Honestly, I am not going to spend money EVERY month on the kids in my 2nd grader’s class because she gets ‘a class invite’ to a party. We have declined several party invites because they were ‘whole class’ invites and my daughter is not especially close with any of the kids whose parents were throwing these gatherings. To my superised, the mothers and teacher have unfairly labeled me as ‘anti social’ as a result of not coming to these events. My daughter has a close circle of less than 10 kids she runs with. We are faithfully at these bbqs and parties and the parents of these kids appreciate my viewpoint on events. This year we have decided to do a really extravagant Halloween party for my daughter this year, and only 9 of 35 kids got the invite. The kids who are invited are planning costumes and are very excited,I have had outraged parents of kids who didn’t make the list approach the teacher about this. I have been pressured to invite everyone and I hold my ground on this. We already have 60 kids total coming, family and friends in addition to class mates. I won’t budge.I have had to deal with parents who don’t understand that this is an invitation only event call wanting to know where it is going to be. I have had 3 parents try to get me to invite ALL the kids in the house i.e. infants and middle school kids and I have been firm about the fact that all the kids are aged 4-9 that will be at this event. It has been frustrating, but I won’t back down. I don’t feel I should have to invite everyone because some children in her class are straight up animals and their parents aren’t much better as far as social skills are concerned. I have taken the extra step to hire a Security Guard for the first 2 hours to check a list and keep people no on it out. I recall the good old days, where my parents had me and my 4 friends over for a sleep over for my birthdays, we watched movies,went swimming and had a ball. I was invited to most parties, but only went to parties of people that I was really close to. There were great parties that I was not invited to growing up, but it is just a part of life. I full intend to give my daughter an unadulterated understanding of reality; Reality is that not everyone in this world will like you, and you don’t have to pretend to like everyone, and tiptoe around socially to be successful in life. It’s hazardous in the long run to set your child up for failure by making them think that everyone cares about them, when the truth is that if you have a small tight circle to run with you are truly blessed. You can’t expect that individuals (children/adults) will all get along in any situation. The more realistic of a view you give your child, the better in the long run. I thank my folks for not setting me up for heartache in highschool by being realistic and not spoon feeding me a picture of the world that was harmful in the long term.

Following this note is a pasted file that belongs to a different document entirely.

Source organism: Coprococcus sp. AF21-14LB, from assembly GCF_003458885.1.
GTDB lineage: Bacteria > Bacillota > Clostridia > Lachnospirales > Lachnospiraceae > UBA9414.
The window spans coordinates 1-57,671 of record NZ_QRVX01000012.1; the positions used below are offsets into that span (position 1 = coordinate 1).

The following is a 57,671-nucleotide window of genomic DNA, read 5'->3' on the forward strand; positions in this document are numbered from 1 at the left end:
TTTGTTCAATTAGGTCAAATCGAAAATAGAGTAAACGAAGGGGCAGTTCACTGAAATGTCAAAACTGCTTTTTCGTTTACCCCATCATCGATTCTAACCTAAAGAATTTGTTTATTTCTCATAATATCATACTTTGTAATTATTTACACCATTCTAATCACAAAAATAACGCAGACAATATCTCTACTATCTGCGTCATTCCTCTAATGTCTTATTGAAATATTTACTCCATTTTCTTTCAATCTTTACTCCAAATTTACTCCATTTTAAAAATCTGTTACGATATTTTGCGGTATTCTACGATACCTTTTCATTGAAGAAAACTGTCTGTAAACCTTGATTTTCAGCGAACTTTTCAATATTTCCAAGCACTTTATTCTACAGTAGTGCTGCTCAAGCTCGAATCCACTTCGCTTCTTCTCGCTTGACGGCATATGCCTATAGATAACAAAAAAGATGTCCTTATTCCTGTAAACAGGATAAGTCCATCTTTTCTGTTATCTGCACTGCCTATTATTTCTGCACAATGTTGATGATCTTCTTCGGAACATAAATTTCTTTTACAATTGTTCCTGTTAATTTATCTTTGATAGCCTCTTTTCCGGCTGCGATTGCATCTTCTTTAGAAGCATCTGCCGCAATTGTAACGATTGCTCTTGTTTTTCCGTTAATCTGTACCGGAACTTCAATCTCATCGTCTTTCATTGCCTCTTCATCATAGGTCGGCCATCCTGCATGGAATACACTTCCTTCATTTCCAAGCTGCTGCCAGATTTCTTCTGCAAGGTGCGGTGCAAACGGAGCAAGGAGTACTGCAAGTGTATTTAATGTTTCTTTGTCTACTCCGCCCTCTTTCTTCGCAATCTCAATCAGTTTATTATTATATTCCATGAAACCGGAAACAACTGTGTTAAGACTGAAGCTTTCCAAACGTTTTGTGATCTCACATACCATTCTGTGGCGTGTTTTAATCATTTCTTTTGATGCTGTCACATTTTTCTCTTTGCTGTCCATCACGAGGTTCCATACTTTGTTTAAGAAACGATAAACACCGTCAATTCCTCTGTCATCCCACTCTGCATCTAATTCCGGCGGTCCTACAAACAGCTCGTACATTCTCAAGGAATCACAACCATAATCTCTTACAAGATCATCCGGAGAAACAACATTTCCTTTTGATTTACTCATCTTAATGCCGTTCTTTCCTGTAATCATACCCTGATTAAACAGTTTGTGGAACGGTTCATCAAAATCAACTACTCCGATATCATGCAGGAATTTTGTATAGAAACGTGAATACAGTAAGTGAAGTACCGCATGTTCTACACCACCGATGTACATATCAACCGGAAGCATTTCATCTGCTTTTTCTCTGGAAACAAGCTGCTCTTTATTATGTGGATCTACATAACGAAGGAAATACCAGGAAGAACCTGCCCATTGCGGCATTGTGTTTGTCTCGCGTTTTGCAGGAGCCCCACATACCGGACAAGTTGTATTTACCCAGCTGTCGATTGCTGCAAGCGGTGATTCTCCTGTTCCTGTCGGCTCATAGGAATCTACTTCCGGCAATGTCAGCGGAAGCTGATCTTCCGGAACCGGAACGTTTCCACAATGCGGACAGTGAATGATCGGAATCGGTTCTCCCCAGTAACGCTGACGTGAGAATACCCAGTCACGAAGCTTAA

Tania Craven  October 19, 2010, 8:22 PM

I am really surprised and shocked at the sheer nastiness of some of the above comments. Inviting 10 out of 20 kids is one thing, but inviting say 8 out of 10 kids in a social group such as a school class is social exclusion and highly stressful for the excluded child (and the parent). Social exclusion is known to be highly stressful which is why it has often been used as a punishment. Its a shame so many parents would seem, from the posts, to be so appallingly mean and thoughtless and are teaching this to their kids as well. I guess I will have to explain that to my child when she is old enough to understand.

reporter October 30, 2010, 8:22 AM

I am a journalist working on a story about this very issue: birthdy parties and the social exclusion that can result when some kids are left out and are talking about the party for others. Would you be available for an interview? If so, please let me know how to reach you.

KidsTheseDays November 21, 2010, 10:40 AM

kids these days! my daughter is never invited to any parties.

BigTrace December 14, 2010, 6:41 PM

Wow, a lot of people are having a great old time just jumping all over this Mom. She’s upset because her child was upset and I think all of us can sympathize with that, even if we don’t agree with the reason. Sure, life sucks, but can you blame this Mom for wanting to protect her child from hurt feelings at a young age? No.

Having said that, I don’t believe it’s realistic to have an all or nothing attitude towards these parties. Everyone will do something different and as parents, we have to accept that and do our best to talk to our children about it when these unfortunate situations arise. I bet your child can understand that a classmate can’t afford to invite everyone. Or simply that his parents chose 6 kids. Or if you feel there is no acceptable explanation, you can tell him you’re going to do something really fun that day. Maybe he’ll go in talking about how great his weekend was on Monday and he won’t even care that some kids went to a “lame” party. ;)

I agree it sucks. I wish I could protect my child from this stuff, too. And I do when I can. And you’re obviously frustrated because in this instance, you couldn’t protect him. You’re doing a great job and are entitled to your opinion, even if it differs from others. Don’t let all these people who are telling you that you’re “selfish” or “have an attitude” or that you need to “get a grip” get to you. But the helpful tips you’re getting on how other people handle parties are wonderful.

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AnnC January 6, 2011, 9:42 AM